Sunday January 30 2011
Saturday, January 29, 2011
Saturday January 29 2011
Through the desert, we fly.
A sliver of fear, breathlessness on an unfamiliar horse
We are going fast.
Twisting trails at a transcendent trot
Hard hills at a careening canter.
Ducking beneath the saguaro
Twisting away from the palo verde
Desert claws reach out and tear, trading blood for skin.
Nimble horse feet dance past jumping cholla.
the mass of muscle effortless beneath me, perfectly balanced.
Fear fades to exhilaration, breathing synchs in rhythm with horse and desert.
Winding washes at a hurtling gallop, the sand no more than a magic carpet
Munger Hill looms above - charged up at a run!
The earth churns and spatters beneath hooves. We are long gone before it settles.
We are flying
(Thank you, Redford! : )
Posted by The Equestrian Vagabond at 7:25 PM
Friday, January 28, 2011
Friday January 28 2011
Maybe I've been too long out of touch with the racetrack, but on a visit to the Turf Paradise backstretch in Phoenix, I was surprised to find they had a small swimming pool for exercising the horses. (Do the bigger tracks have this now, too?) Any horse can use it during the hours that the track is open.
Some horses take to it naturally like fish to water; some have to learn to swim efficiently (when one horse first started swimming, he just kicked with his back legs, and he had to learn to use his front ones too). Some plunge right into the pool down the steep ramp; some have to be forced in even though they've done it before. (The design is not the best; the ramp entering the pool is steep, and it makes a curve, so the horse can't see around the corner to open space.)
Once they get in, though, they seem to paddle right along, though some look to be doing it more effortlessly than others.
The pool is about 30 yards long and 10 wide, and the handler walks around the edges of the pool while the horse swims along the outside edge, guided by a pole attached to their halter (and with a lead rope also attached for safety).
Depending on the horse - sprinters usually take fewer laps; stayers usually take more - a couple of laps gives them a good workout and saves the pounding on their legs. Often a horse will swim a few laps,
be led out to catch his breath, then take another few laps. I wonder how many our endurance horses could do?
I'd always wanted to gallop racehorses on the track but due to one a small detail (i.e. my terror) I couldn't do it. Perhaps I could still ride racehorses - while they are in the swimming pool!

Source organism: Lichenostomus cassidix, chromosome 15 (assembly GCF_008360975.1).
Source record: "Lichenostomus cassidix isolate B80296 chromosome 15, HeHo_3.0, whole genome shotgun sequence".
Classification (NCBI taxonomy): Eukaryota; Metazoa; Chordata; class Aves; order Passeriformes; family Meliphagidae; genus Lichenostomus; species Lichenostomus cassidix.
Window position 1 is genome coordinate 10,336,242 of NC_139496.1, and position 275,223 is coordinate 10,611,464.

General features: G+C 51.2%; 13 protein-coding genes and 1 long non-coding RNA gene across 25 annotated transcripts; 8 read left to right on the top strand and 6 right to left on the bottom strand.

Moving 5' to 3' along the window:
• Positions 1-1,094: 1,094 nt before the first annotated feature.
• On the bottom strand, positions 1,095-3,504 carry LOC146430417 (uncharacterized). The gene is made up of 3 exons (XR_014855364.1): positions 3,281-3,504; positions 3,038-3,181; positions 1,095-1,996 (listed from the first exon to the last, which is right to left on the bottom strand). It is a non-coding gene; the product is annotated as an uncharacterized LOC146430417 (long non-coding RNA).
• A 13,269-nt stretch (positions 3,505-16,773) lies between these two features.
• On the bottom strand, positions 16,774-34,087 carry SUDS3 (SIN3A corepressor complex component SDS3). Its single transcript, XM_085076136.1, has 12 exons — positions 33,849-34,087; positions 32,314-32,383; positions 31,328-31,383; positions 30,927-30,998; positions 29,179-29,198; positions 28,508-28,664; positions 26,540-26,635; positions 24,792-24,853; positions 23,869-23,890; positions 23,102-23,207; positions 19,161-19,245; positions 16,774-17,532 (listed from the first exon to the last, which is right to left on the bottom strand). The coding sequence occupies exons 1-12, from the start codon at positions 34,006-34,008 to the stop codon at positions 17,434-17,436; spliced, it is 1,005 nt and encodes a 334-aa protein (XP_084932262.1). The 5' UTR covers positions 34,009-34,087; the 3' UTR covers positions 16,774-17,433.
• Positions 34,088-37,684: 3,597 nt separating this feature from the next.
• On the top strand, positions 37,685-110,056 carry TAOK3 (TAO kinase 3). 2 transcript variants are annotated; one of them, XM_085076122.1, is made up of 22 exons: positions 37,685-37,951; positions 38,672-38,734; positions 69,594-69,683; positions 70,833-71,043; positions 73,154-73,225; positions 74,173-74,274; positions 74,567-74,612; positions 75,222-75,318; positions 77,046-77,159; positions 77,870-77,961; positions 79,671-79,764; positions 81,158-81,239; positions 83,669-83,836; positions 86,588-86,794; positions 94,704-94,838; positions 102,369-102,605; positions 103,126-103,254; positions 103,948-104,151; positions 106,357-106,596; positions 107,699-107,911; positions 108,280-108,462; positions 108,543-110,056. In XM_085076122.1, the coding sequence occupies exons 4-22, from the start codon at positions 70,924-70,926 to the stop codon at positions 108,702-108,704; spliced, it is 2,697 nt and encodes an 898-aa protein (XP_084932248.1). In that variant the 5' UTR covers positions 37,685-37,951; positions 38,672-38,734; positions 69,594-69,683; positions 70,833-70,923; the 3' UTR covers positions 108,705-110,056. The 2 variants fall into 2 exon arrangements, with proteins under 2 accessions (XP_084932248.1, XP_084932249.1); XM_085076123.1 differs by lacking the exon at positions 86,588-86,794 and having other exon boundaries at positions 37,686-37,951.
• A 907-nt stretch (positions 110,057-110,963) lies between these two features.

Posted by The Equestrian Vagabond at 8:02 PM
Wednesday, January 26, 2011
Tuesday, January 25, 2011
Tuesday January 25 2011
If you want to feel a little like a wimp, ride for 50 miles beside a guy in shorts and tank top when you've got 4 layers on and your hands are numb. However, he will wear extra clothing once in a while: "I'm getting older and sometimes get cold at rides so I have to wear gloves." Once in a while he might wear a sweatshirt, and there is one photo known to exist of him wearing actual jeans on a horse, though none of us have ever seen this extraoardinary phenomenon in person.
If you want to feel humbled, ride 50 miles beside one who has ridden 50,000 AERC miles. (He's second on the high mileage list.)
Riding with Hall of Fame endurance rider Dave Rabe is a bit humbling, but it's also enjoyable. It's also nice to watch his handsome white gelding move down the trail. Dave and 10-year-old White Cloud have racked up over 4500 miles together, in just 3 seasons of endurance riding. "He's a nice horse. He's been very sound."
But it wasn't always easy riding White Cloud. The horse had been dropped off at an animal sanctuary 4 years ago, and when the woman there tried riding him, he dumped her. She gave the horse to Dave. It took Dave a few times of getting run away with and dumped before he figured White Cloud out. It's usually when he mounts White Cloud that he bolts and runs. "Last time he dumped me at a ride was Death Valley over a year ago...." Amazing what wet saddle blankets can do for a horse that nobody else could ride, although White Cloud still has that bolting trigger inside him.
Dave is known for riding difficult horses and turning them into good competitors. Dave made the AERC Hall of Fame in 2009, and when accepting his award, he said, "I suppose I really like a horse that bucks and runs away with me. That’s why people give me their horses.” Dave is also known for going out of his way to help at rides. He'll arrive at a ride a few days early to mark trail, and he'll stay afterward to unmark trail. If you need any help applying easyboot glue-ons or gloves, or fixing your tack, or repairing your truck or trailer, he'll do that before a ride, or during a ride when most of the rest of us are sitting down to eat lunch.
Gretchen and I rode her two horses Spice and Kav with Dave and White Cloud on the 32nd annual Fire Mountain ride. We survived attack jackrabbits (just ask Kav and White Cloud about those), and
a jeep with a dubious driver in Nazi Canyon. (For some reason, the driver had decided to attempt to drive over a 4 foot high boulder. It didn't work.)
The Fire Mountain ride was almost called off the week before due to low entries. When 38 signed up, the ride was declared on; ultimately about 75 riders took off into the desert sunrise on Saturday morning, the boulders and cholla glowing golden and our long shadows stretching toward the pink Sierra Nevada mountains.